Durga Puja, the time when India goes home. While Diwali, Holi and other festivals are short lived and feel like T20s, Durga puja is more like a five match test series. The prolonged period of the festival adds to the joy and fanfare. During my school days in Odisha we used to get 15 days of vacation from school. The nine days used to whiz by. The tenth day, a huge effigy of ravana was bombarded with firecrackers, until it burnt to ashes. I was fascinated by such imagery as a child.
In my college days, I got to know of the famous Mysuru dussehra, which is known worldwide. The most recent dussehra, I experienced was in my hometown of Patna. The eighth and the ninth day are the most awaited. The entire city comes out to offer their prayers in pandals of different designs. I spent time with my family trying out street stalls selling chaat, momos and litti. The pandals are fabulously decorated, with the image of goddess killing the demon while riding on a lion can be found at every nook and corner of the city. The traffic jams are common and the city police don’t admit vehicles on some of the main city squares. These places are accessible only on foot. In some of the pandals, the still imagery is enacted by professionals dressed in costumes. Women and some of the men observe fasts during the 9 days. The sale of non- vegetarian food is prohibited in parts of the city. People limit themselves to a strictly vegetarian diet. On the tenth day, all hell breaks loose. People indulge in feasts, with sumptuous preparations.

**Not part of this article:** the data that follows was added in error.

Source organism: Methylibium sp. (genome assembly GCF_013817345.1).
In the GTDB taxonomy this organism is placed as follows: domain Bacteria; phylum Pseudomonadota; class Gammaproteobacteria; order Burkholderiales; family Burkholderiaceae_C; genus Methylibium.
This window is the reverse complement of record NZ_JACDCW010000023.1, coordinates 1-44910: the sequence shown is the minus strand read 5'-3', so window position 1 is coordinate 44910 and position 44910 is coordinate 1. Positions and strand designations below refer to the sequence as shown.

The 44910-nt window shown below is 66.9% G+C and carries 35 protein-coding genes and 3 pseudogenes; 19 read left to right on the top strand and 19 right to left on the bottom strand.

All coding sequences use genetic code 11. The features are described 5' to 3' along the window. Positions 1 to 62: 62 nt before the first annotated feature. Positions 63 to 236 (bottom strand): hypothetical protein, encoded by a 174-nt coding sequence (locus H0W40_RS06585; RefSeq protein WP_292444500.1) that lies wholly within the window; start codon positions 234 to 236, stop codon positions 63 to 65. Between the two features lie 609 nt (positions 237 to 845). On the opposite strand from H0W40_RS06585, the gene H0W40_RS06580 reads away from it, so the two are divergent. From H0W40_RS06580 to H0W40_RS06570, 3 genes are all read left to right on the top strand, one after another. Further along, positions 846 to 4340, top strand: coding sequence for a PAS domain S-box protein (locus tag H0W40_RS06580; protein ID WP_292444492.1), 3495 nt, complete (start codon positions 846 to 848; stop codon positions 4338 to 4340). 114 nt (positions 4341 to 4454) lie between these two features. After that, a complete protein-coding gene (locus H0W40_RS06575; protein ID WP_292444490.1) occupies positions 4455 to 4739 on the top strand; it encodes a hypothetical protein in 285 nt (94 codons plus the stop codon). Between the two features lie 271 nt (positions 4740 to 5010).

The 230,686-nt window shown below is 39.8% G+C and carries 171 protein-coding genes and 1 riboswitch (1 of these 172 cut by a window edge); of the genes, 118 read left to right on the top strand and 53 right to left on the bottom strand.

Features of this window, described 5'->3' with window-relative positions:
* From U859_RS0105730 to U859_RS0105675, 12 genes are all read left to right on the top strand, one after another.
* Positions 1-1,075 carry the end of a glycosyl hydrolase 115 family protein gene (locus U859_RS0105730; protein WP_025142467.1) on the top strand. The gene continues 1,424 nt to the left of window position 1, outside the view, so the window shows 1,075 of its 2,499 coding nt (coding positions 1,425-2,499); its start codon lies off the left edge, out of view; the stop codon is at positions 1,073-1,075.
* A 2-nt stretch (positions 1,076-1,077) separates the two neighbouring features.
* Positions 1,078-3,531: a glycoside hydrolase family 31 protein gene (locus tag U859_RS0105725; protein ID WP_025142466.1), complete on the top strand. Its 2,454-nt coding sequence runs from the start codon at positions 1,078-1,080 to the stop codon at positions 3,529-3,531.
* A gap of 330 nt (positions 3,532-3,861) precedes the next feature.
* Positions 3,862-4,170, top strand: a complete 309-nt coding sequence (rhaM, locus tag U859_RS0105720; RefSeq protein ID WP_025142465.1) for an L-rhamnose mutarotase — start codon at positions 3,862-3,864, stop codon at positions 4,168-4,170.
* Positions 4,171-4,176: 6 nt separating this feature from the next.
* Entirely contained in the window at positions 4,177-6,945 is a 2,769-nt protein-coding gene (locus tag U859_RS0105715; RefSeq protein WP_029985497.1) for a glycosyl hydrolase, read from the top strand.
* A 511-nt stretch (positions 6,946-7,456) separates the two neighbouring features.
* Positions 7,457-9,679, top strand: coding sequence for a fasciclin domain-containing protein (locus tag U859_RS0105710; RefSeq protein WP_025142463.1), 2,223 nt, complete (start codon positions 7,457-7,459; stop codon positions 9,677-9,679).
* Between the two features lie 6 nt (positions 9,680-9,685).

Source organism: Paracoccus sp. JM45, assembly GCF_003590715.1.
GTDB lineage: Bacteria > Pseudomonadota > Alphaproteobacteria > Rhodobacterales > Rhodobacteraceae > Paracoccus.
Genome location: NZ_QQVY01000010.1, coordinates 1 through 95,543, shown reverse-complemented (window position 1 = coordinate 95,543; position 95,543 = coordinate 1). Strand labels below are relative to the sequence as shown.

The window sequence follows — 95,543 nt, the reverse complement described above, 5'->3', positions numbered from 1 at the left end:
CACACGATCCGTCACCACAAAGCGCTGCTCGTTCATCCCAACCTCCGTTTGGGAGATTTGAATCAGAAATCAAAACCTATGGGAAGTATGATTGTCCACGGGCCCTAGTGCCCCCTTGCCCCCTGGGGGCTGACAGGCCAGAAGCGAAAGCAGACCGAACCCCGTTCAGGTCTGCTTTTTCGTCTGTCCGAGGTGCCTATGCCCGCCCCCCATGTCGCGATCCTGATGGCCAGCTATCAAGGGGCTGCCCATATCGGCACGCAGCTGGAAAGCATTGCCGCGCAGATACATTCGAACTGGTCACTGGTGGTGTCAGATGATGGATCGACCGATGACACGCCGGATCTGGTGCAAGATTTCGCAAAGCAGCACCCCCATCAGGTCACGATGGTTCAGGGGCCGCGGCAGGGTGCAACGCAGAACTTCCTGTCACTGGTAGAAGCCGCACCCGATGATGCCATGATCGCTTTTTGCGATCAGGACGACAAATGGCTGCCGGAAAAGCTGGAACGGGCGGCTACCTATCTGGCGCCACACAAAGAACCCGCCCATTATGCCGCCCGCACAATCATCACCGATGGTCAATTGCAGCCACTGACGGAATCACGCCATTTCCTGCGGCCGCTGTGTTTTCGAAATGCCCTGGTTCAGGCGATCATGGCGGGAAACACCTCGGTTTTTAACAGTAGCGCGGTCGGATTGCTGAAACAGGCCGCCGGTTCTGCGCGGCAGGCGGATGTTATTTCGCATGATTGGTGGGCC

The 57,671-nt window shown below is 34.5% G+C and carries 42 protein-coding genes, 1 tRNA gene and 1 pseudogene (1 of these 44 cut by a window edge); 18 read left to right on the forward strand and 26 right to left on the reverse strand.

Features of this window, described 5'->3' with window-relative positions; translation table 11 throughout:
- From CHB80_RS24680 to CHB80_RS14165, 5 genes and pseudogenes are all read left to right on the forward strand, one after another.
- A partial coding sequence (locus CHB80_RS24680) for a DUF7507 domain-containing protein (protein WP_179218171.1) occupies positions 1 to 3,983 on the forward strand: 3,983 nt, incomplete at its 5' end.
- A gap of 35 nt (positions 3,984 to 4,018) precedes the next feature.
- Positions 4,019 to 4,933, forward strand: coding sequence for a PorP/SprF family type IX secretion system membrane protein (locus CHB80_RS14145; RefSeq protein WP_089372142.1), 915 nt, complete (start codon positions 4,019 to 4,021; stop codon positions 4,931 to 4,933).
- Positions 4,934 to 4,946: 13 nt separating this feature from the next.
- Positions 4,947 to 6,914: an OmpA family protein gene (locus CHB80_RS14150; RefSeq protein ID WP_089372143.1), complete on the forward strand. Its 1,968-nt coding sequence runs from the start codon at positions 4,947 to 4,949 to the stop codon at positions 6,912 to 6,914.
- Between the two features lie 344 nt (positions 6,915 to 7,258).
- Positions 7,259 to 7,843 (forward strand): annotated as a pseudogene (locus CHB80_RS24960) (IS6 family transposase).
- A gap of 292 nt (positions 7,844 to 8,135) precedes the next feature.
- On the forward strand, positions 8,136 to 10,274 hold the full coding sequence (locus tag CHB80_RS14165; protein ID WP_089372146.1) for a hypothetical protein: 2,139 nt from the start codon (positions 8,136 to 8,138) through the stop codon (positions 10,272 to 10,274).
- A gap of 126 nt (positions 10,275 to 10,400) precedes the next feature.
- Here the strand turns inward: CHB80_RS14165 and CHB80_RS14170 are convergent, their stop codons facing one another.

People go out of their homely walls and shop, eat, talk and enjoy the festival. The money keeps flowing in for the shops and the street stalls. The trains and flights are jam packed. The airlines companies increase their fares. The taxi and autowallahs charge extra, as they think any astronomical price can be demanded in lieu of puja bonus. As a student of economics, I realised that festivals like these boost our economy. All kinds of goods and services are sold during this time (namely worship items and fees of the priest). The money being exchanged is enormous and it revitalises the cash flow in the market. People generally buy new goods like electronics, steel, houses, automobiles during the puja period.
The puja time contributes heavily to our nation’s GDP and spreads joy. Even “the not-so-religious” people make a visit to nearby temples and pandals and try to get a piece of the Prasad.
It creates a harmonic and stress less environment for everyone to enjoy, and take a break from their monotonous, routine lives. It allows us to reconnect with our traditions, values, family and friends. Durga Puja remains and will remain a much awaited time for every Indian.